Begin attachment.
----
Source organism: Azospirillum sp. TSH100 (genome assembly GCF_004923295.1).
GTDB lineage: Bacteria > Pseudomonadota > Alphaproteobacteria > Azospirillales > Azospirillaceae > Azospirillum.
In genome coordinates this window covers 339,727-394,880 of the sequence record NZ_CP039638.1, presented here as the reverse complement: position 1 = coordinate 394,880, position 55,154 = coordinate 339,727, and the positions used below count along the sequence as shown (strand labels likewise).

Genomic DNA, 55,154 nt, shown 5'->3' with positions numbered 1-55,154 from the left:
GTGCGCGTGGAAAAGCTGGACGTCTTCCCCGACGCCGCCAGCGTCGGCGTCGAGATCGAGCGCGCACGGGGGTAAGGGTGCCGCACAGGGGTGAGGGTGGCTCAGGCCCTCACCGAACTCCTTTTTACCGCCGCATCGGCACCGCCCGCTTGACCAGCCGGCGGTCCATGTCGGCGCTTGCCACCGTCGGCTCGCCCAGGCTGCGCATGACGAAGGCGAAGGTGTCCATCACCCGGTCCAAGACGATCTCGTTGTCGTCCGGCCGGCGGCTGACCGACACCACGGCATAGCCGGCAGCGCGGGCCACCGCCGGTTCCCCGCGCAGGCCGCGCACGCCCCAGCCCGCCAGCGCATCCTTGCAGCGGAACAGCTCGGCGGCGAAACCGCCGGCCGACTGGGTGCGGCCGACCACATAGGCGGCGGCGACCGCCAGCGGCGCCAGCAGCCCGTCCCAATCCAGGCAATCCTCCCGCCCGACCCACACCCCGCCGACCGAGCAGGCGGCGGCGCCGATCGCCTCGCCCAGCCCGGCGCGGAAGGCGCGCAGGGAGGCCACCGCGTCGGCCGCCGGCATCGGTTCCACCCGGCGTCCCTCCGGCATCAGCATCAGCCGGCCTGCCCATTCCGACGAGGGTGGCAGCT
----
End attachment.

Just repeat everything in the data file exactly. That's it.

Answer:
Source organism: Azospirillum sp. TSH100 (genome assembly GCF_004923295.1).
GTDB lineage: Bacteria > Pseudomonadota > Alphaproteobacteria > Azospirillales > Azospirillaceae > Azospirillum.
In genome coordinates this window covers 339,727-394,880 of the sequence record NZ_CP039638.1, presented here as the reverse complement: position 1 = coordinate 394,880, position 55,154 = coordinate 339,727, and the positions used below count along the sequence as shown (strand labels likewise).

Genomic DNA, 55,154 nt, shown 5'->3' with positions numbered 1-55,154 from the left:
GTGCGCGTGGAAAAGCTGGACGTCTTCCCCGACGCCGCCAGCGTCGGCGTCGAGATCGAGCGCGCACGGGGGTAAGGGTGCCGCACAGGGGTGAGGGTGGCTCAGGCCCTCACCGAACTCCTTTTTACCGCCGCATCGGCACCGCCCGCTTGACCAGCCGGCGGTCCATGTCGGCGCTTGCCACCGTCGGCTCGCCCAGGCTGCGCATGACGAAGGCGAAGGTGTCCATCACCCGGTCCAAGACGATCTCGTTGTCGTCCGGCCGGCGGCTGACCGACACCACGGCATAGCCGGCAGCGCGGGCCACCGCCGGTTCCCCGCGCAGGCCGCGCACGCCCCAGCCCGCCAGCGCATCCTTGCAGCGGAACAGCTCGGCGGCGAAACCGCCGGCCGACTGGGTGCGGCCGACCACATAGGCGGCGGCGACCGCCAGCGGCGCCAGCAGCCCGTCCCAATCCAGGCAATCCTCCCGCCCGACCCACACCCCGCCGACCGAGCAGGCGGCGGCGCCGATCGCCTCGCCCAGCCCGGCGCGGAAGGCGCGCAGGGAGGCCACCGCGTCGGCCGCCGGCATCGGTTCCACCCGGCGTCCCTCCGGCATCAGCATCAGCCGGCCTGCCCATTCCGACGAGGGTGGCAGCT